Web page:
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Why Google Should Fear the Social Web

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gigaompro Google made a number of announcements last week, including one that will see it partner with San Francisco-based Twitter to get paid access to the micromessaging service’s data feed. The company also said it would launch a social search effort as part of Google Labs. The moves got me thinking about some of the challenges that Google will face in coming years, especially from Facebook. I’ve outlined them for our subscription research service, GigaOM Pro, in Why Google Should Fear the Social Web.

The growing pervasiveness of fixed and wireless broadband will impact how we create and consume information. Thanks to that pervasive connectivity, there will be an explosion of information, which will make it difficult to find the information we actually want. Google, despite its obvious infrastructure advantages, faces a tough job of sifting through these proverbial mountains of data. Unless, of course, the Mountain View, Calif., based search giant starts embracing concepts quite alien to its DNA, such as the social web.

While it may currently be unfashionable to question Google’s long-term chances, the fact is that the growing influence of Facebook will pose a major risk to Google’s 10 blue links-based business model. The social networking site introduced new features today that allow it to extend its influence (or tentacles) even further across the web and in the process, further shift the focus away from search to discovery — discovery that uses your social graph.

The popularity of social media discovery services is reflected in this image, which comes courtesy of Reddit:

37 Responses to “Why Google Should Fear the Social Web”

  1. HÃ¥kan Jonsson

    The social web is not alien to google, they are just doing it differently. Instead of a single dedicated site, they are making the entire internet social. It is just not as easy to see.

  2. timjones17

    Why Apple Should Fear the Android- well Apple fears it already. Google’s diversification and it’s timing is perfect in making the big push for Android as more and people people are upgrading from their regular phones such as the RAZR and featurephones such as the iPhone, to smartphones, and as carriers are bringing on faster networks such as LTE that makes better use of advanced mobile browsers thus bypassing apps. dunno, Facebook feels kinda like a walled garden.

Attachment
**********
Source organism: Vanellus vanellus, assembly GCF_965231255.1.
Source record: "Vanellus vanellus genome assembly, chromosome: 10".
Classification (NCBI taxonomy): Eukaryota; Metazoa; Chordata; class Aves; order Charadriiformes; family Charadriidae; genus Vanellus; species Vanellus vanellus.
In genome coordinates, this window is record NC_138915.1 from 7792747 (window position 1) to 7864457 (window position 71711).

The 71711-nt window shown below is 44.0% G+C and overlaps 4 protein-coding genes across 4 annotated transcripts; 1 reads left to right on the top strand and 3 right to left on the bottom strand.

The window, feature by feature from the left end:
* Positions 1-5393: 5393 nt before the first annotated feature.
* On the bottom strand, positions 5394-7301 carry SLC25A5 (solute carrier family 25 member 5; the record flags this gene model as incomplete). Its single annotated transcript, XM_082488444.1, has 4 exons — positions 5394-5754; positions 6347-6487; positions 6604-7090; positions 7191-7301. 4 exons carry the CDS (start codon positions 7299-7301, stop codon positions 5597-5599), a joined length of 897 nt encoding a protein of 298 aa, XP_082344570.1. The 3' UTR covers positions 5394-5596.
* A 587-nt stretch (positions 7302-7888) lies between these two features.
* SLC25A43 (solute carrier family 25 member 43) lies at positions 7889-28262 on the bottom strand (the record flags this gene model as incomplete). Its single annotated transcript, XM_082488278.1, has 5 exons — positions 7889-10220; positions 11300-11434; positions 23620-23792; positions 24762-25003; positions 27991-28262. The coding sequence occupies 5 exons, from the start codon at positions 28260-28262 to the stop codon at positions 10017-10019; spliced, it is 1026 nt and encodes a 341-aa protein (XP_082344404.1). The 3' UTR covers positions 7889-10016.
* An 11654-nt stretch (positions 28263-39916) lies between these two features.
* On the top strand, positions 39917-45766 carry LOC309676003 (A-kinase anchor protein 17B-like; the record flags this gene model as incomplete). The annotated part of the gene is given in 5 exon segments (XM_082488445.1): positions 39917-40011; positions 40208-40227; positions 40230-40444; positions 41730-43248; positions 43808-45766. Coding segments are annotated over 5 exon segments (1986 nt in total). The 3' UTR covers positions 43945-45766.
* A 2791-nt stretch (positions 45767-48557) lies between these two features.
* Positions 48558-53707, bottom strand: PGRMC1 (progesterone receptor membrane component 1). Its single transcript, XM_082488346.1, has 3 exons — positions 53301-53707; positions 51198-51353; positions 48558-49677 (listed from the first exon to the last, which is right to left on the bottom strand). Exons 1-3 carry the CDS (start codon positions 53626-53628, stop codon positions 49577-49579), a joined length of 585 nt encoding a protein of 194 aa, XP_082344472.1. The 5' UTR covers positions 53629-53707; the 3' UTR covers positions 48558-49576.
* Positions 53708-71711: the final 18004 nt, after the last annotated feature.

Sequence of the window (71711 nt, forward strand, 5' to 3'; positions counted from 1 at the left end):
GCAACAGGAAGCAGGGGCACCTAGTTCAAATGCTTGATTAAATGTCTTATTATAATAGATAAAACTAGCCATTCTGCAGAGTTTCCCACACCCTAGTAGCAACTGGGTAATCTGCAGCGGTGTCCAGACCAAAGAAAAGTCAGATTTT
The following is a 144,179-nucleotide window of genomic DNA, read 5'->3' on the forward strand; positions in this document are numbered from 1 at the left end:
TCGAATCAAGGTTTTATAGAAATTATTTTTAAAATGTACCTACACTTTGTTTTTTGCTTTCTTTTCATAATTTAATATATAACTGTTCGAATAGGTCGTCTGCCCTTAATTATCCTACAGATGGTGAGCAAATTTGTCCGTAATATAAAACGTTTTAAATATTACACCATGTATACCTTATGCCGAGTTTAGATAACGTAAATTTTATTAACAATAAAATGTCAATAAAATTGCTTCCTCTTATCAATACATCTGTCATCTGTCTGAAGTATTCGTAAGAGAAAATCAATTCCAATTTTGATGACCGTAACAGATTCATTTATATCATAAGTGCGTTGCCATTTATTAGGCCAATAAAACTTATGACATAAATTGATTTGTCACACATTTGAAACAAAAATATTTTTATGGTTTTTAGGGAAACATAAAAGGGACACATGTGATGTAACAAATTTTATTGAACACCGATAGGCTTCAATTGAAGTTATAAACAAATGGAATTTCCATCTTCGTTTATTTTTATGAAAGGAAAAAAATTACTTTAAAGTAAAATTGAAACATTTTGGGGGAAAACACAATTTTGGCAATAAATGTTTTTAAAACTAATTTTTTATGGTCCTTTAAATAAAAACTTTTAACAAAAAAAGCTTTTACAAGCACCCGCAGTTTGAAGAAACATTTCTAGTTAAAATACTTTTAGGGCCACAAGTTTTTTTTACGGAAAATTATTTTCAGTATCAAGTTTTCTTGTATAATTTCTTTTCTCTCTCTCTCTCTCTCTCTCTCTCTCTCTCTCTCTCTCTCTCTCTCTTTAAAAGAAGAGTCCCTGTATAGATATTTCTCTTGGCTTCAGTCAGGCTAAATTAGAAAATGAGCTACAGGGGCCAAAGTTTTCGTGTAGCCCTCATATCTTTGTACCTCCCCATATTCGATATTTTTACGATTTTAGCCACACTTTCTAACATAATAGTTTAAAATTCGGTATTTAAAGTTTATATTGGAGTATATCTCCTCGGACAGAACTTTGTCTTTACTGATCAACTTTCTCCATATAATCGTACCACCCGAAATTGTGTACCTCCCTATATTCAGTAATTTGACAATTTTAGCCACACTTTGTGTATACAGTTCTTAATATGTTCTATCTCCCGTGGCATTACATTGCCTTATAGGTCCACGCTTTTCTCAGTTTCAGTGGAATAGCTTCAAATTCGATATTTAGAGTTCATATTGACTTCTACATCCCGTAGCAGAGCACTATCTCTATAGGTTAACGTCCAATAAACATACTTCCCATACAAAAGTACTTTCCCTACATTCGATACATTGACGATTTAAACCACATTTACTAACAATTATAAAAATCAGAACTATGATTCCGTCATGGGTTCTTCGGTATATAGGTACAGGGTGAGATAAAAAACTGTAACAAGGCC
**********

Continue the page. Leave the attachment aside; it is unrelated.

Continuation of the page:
3. doubtingthomas

    Maybe FACEBOOK is here to stay. Maybe it isn’t and some new flavor will pop up. But, we don’t need it. It can easily be replaced.

    Think of NBC/CBC/ABC — people thought they would be behemoths forever. Now, they are fragmented stations in a sea of stations. FACEBOOK will likely go that way. But, it won’t take decades, it take years. Worshiping FACEBOOK today is short sighted.

    GOOGLE on the other hand is something people need. And, they need it to stay BIG or get BIGGER – it serves functional purposes both for Consumers and Advertisers. BING may be chasing them. YAHOO’s as good as gone. But, GOOGLE is far more pervasive in people’s lives than FACEBOOK. We just don’t talk about it as much.

    But, the day GOOGLE offers a new mobile service with one number for life, free Android handsets and free SMS messaging? That’s it, they own everyone…

    GOOGLE can think long-term and I doubt they really worry about FACEBOOK or TWITTER in the way you portray here. If anything, GOOGLE wins by the continued migration of people from the real world to the false world of social media (OK, maybe “false” is a bit too strong, and I could have used “virtual,” but, the point is, it’s NOT the physical world).

  4. this is why sites like are becoming so interesting….now, if facebook were to make an acquisition in such a space (content nav and discovery with personalization and a tap into the social graph), then there would be a clear leg up on elgoog ;)

  5. Joe Sanchez

    Your article come across as biased. You address challenges to Google but do not address challenges to other companies like Facebook.